Kasten told CNBC in late October that a fan-less 2020 season led to revenue losses “north of $100 million” for the Dodgers, adding that it would take the franchise “years to catch up.” Three weeks later, the team followed a leaguewide trend in issuing organizationwide layoffs. Three months after that, they splurged on Trevor Bauer, brought back Justin Turner and raised a payroll that now is approaching a whopping $245 million, according to Cot’s Contracts, 26% higher than that of the second-place New York Yankees and the only one on pace to exceed baseball’s luxury-tax threshold.

The Dodgers’ payroll is high, but manageable, given their flexibility to creep back under that threshold in a year or two. Their roster is loaded with stars, but their abundance of young talent makes it seem as if the Dodgers’ run of excellence — consisting of eight consecutive division titles, a 2020 World Series championship and a 2021 PECOTA projection of 104 wins, the highest known number that system has ever produced — might never end. They have built a baseball utopia, evolving into the type of juggernaut their sport rarely produces. While most of their competition reels from the revenue losses of the coronavirus pandemic, which kept fans away from ballparks for an entire season, the Dodgers are doubling down.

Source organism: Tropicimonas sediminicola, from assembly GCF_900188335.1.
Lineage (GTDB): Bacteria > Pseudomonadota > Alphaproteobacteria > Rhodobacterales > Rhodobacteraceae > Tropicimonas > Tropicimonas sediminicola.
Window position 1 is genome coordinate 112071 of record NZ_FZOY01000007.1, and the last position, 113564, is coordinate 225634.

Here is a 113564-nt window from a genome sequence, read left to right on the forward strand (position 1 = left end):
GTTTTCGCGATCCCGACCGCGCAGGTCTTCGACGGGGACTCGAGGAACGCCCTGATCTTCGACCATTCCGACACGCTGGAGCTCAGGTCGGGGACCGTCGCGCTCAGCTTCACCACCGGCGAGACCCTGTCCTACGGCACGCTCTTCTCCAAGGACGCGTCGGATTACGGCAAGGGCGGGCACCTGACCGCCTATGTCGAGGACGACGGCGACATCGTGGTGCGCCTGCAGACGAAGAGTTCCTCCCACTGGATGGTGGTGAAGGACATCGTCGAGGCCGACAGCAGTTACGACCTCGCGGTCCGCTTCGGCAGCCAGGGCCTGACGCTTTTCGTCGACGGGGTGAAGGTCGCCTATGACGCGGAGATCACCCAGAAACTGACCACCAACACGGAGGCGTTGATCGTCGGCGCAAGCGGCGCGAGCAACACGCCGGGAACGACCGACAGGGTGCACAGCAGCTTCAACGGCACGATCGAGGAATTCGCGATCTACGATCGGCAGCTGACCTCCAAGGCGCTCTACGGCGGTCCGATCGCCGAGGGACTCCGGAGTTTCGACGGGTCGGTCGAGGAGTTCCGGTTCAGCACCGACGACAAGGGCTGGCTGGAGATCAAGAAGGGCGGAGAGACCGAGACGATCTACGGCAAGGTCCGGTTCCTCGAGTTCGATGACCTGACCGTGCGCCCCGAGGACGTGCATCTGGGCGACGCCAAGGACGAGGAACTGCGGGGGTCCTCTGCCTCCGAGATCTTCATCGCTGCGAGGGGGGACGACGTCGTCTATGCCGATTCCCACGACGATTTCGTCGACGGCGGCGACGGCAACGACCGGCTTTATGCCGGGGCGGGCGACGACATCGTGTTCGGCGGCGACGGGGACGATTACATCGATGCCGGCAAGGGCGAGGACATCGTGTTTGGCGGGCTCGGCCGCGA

How?

As one rival executive noted: “I think it’s important to go back to the beginning.”

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Who is 2021 MLB draft’s No. 1 pitching prospect? Scouting Vanderbilt’s Jack Leiter and Kumar Rocker